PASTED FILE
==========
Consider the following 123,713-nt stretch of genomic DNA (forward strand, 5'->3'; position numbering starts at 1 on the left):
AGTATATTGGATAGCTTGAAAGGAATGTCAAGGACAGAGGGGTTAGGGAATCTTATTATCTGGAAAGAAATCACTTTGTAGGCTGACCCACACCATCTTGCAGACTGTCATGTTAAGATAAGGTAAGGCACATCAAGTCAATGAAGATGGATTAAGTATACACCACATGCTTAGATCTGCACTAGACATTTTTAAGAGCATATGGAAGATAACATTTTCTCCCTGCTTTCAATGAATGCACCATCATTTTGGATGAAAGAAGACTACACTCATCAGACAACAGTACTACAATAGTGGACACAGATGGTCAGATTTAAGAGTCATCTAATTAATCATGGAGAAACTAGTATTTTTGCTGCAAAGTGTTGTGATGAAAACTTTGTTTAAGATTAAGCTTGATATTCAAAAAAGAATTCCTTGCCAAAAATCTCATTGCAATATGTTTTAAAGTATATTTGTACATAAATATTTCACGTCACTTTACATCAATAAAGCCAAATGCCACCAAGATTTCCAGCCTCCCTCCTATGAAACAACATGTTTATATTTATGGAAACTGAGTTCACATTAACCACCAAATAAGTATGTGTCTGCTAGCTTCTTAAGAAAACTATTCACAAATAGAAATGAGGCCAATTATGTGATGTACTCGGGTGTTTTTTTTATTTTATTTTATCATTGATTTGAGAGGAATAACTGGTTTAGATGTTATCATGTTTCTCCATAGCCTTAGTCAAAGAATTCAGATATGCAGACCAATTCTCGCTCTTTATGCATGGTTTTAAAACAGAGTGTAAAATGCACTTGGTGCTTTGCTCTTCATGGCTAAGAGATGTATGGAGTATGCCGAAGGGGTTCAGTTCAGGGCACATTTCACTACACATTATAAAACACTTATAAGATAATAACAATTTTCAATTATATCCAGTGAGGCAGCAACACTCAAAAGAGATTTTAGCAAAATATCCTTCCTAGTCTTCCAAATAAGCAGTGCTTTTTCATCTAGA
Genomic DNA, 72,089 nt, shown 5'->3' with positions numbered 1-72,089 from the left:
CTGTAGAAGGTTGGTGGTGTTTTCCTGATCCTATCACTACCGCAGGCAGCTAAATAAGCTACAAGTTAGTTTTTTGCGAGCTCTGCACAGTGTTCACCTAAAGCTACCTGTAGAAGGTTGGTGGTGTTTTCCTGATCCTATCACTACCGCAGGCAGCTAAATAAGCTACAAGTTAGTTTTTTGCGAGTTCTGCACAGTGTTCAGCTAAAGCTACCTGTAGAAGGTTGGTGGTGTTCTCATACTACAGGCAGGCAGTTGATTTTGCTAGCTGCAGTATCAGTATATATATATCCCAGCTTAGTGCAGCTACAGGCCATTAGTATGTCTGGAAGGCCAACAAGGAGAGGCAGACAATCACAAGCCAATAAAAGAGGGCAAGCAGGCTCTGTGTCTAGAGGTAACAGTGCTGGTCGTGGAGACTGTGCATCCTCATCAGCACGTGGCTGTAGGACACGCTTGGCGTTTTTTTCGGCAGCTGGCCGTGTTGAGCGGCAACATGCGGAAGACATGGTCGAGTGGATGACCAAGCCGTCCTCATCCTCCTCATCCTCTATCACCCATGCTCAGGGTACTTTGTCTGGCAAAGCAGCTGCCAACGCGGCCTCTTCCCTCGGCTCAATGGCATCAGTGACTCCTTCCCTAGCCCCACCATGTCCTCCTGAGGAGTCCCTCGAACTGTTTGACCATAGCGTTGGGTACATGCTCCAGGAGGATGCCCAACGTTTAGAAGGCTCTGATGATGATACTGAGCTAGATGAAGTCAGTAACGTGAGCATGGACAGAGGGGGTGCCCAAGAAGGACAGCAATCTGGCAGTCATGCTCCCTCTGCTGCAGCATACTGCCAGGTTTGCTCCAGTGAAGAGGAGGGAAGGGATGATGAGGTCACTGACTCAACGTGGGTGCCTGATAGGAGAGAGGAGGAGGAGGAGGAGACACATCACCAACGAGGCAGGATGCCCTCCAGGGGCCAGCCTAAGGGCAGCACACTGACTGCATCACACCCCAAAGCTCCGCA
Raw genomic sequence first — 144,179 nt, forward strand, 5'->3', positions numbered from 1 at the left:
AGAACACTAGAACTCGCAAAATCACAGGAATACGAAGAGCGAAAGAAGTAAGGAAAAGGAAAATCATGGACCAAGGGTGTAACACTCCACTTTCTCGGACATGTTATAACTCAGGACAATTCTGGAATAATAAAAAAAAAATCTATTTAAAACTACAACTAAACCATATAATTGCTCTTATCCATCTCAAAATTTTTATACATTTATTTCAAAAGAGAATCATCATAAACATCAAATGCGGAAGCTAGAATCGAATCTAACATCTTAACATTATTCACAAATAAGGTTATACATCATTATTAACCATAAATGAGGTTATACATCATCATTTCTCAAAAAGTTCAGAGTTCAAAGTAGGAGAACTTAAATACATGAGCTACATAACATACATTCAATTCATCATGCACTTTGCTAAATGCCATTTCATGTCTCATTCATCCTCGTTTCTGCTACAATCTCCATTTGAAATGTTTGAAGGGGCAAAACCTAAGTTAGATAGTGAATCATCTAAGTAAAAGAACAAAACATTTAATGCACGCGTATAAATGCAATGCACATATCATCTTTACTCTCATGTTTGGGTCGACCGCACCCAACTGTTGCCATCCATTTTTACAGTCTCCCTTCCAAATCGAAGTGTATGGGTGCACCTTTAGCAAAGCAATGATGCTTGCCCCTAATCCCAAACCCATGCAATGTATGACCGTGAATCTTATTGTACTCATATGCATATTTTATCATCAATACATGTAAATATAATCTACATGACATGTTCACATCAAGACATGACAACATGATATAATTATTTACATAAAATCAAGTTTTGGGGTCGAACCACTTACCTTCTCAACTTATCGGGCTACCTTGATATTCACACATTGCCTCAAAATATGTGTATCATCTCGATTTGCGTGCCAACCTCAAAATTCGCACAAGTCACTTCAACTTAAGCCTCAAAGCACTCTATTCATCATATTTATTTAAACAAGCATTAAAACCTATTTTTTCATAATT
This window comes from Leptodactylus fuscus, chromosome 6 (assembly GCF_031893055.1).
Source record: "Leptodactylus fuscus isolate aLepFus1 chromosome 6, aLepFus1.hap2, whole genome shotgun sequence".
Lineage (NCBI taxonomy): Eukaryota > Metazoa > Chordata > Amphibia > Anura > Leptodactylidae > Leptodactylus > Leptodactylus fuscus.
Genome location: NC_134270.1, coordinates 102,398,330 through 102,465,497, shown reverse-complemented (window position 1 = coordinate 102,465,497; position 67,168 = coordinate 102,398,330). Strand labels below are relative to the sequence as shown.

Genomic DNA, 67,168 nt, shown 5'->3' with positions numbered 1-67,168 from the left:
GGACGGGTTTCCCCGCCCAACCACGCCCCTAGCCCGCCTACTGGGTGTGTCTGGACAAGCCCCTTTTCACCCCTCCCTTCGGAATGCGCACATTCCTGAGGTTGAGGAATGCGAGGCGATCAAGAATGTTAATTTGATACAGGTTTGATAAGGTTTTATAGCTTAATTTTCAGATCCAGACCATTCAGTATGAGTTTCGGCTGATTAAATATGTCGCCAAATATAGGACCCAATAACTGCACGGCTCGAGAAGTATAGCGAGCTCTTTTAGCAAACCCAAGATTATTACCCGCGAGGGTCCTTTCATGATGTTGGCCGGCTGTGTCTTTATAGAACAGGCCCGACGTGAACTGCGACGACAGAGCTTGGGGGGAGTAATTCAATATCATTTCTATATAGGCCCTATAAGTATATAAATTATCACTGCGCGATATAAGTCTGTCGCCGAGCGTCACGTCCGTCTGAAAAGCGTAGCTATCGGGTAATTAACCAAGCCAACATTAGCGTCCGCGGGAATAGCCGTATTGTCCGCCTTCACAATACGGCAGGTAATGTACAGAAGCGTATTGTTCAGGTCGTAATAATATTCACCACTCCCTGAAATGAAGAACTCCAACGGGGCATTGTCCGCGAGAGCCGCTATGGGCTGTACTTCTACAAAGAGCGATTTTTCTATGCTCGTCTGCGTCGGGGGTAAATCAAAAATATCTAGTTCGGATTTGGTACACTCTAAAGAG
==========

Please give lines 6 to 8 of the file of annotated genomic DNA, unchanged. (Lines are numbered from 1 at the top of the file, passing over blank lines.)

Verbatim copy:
AGAACACTAGAACTCGCAAAATCACAGGAATACGAAGAGCGAAAGAAGTAAGGAAAAGGAAAATCATGGACCAAGGGTGTAACACTCCACTTTCTCGGACATGTTATAACTCAGGACAATTCTGGAATAATAAAAAAAAAATCTATTTAAAACTACAACTAAACCATATAATTGCTCTTATCCATCTCAAAATTTTTATACATTTATTTCAAAAGAGAATCATCATAAACATCAAATGCGGAAGCTAGAATCGAATCTAACATCTTAACATTATTCACAAATAAGGTTATACATCATTATTAACCATAAATGAGGTTATACATCATCATTTCTCAAAAAGTTCAGAGTTCAAAGTAGGAGAACTTAAATACATGAGCTACATAACATACATTCAATTCATCATGCACTTTGCTAAATGCCATTTCATGTCTCATTCATCCTCGTTTCTGCTACAATCTCCATTTGAAATGTTTGAAGGGGCAAAACCTAAGTTAGATAGTGAATCATCTAAGTAAAAGAACAAAACATTTAATGCACGCGTATAAATGCAATGCACATATCATCTTTACTCTCATGTTTGGGTCGACCGCACCCAACTGTTGCCATCCATTTTTACAGTCTCCCTTCCAAATCGAAGTGTATGGGTGCACCTTTAGCAAAGCAATGATGCTTGCCCCTAATCCCAAACCCATGCAATGTATGACCGTGAATCTTATTGTACTCATATGCATATTTTATCATCAATACATGTAAATATAATCTACATGACATGTTCACATCAAGACATGACAACATGATATAATTATTTACATAAAATCAAGTTTTGGGGTCGAACCACTTACCTTCTCAACTTATCGGGCTACCTTGATATTCACACATTGCCTCAAAATATGTGTATCATCTCGATTTGCGTGCCAACCTCAAAATTCGCACAAGTCACTTCAACTTAAGCCTCAAAGCACTCTATTCATCATATTTATTTAAACAAGCATTAAAACCTATTTTTTCATAATT
This window comes from Leptodactylus fuscus, chromosome 6 (assembly GCF_031893055.1).
Source record: "Leptodactylus fuscus isolate aLepFus1 chromosome 6, aLepFus1.hap2, whole genome shotgun sequence".